In Boost Converter mode, Tr1 is turned on continually and the high frequency square wave applied to Tr2 gate. During the on periods when Tr2 is conducting, the input current flows through the inductor L and via Tr2, directly back to the supply negative terminal charging up the magnetic field around L. Whilst this is happening D2 cannot conduct as its anode is being held at ground potential by the heavily conducting Tr2. For the duration of the on period, the load is being supplied entirely by the charge on the capacitor C, built up on previous oscillator cycles. The gradual discharge of C during the on period (and its subsequent recharging) accounts for the amount of high frequency ripple on the output voltage, which is at a potential of approximately VS + VL.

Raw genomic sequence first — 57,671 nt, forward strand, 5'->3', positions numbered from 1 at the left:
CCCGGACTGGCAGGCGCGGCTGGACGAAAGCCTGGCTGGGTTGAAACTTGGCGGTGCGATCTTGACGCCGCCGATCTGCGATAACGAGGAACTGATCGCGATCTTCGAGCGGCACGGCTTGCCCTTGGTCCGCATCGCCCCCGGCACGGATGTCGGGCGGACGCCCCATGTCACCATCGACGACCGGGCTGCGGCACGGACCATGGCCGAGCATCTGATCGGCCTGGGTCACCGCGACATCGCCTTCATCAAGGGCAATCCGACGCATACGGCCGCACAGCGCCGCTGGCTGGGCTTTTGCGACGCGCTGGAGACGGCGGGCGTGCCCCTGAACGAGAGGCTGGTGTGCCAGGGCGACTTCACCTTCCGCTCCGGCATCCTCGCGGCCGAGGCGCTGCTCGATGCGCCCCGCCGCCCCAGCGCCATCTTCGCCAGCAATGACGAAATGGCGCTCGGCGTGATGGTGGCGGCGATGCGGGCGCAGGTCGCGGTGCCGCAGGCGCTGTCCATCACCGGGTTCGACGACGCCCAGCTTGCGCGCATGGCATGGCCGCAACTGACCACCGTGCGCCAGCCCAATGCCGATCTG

Figure 4 - Operation as a Boost Converter during Tr2 ‘on’ Period
At the start of the OFF period of Tr2, L is charged and C is partially discharged. The inductor L now generates a back e.m.f. and its value that depends on the rate of change of current as Tr2 switches of and on the amount of inductance the coil possesses; therefore the back e.m.f can be any voltage over a wide range, depending on the design of the circuit. Notice particularly that the polarity of the voltage across L has now reversed, and so adds to the input voltage VS giving an output voltage that is at least equal to or greater than the input voltage. D2 is now forward biased and so the circuit current supplies the load current, and at the same time re-charges the capacitor to VS + VL ready for the next on period of Tr2.